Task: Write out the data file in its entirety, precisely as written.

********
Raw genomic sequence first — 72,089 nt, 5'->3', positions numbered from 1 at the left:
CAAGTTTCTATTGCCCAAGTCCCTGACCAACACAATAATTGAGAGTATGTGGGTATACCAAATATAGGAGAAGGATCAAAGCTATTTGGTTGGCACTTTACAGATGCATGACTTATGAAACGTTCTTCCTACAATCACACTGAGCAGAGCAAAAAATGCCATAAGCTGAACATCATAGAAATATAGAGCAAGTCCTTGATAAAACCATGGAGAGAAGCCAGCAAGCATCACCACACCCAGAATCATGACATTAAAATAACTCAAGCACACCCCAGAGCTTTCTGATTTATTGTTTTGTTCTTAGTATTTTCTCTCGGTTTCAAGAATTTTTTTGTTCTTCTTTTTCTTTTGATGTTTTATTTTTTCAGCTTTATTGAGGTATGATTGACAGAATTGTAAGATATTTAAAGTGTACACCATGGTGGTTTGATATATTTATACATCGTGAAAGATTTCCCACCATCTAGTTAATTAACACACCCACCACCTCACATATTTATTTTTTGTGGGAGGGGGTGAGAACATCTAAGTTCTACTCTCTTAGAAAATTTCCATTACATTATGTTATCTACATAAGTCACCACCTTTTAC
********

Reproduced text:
Raw genomic sequence first — 72,089 nt, 5'->3', positions numbered from 1 at the left:
CAAGTTTCTATTGCCCAAGTCCCTGACCAACACAATAATTGAGAGTATGTGGGTATACCAAATATAGGAGAAGGATCAAAGCTATTTGGTTGGCACTTTACAGATGCATGACTTATGAAACGTTCTTCCTACAATCACACTGAGCAGAGCAAAAAATGCCATAAGCTGAACATCATAGAAATATAGAGCAAGTCCTTGATAAAACCATGGAGAGAAGCCAGCAAGCATCACCACACCCAGAATCATGACATTAAAATAACTCAAGCACACCCCAGAGCTTTCTGATTTATTGTTTTGTTCTTAGTATTTTCTCTCGGTTTCAAGAATTTTTTTGTTCTTCTTTTTCTTTTGATGTTTTATTTTTTCAGCTTTATTGAGGTATGATTGACAGAATTGTAAGATATTTAAAGTGTACACCATGGTGGTTTGATATATTTATACATCGTGAAAGATTTCCCACCATCTAGTTAATTAACACACCCACCACCTCACATATTTATTTTTTGTGGGAGGGGGTGAGAACATCTAAGTTCTACTCTCTTAGAAAATTTCCATTACATTATGTTATCTACATAAGTCACCACCTTTTAC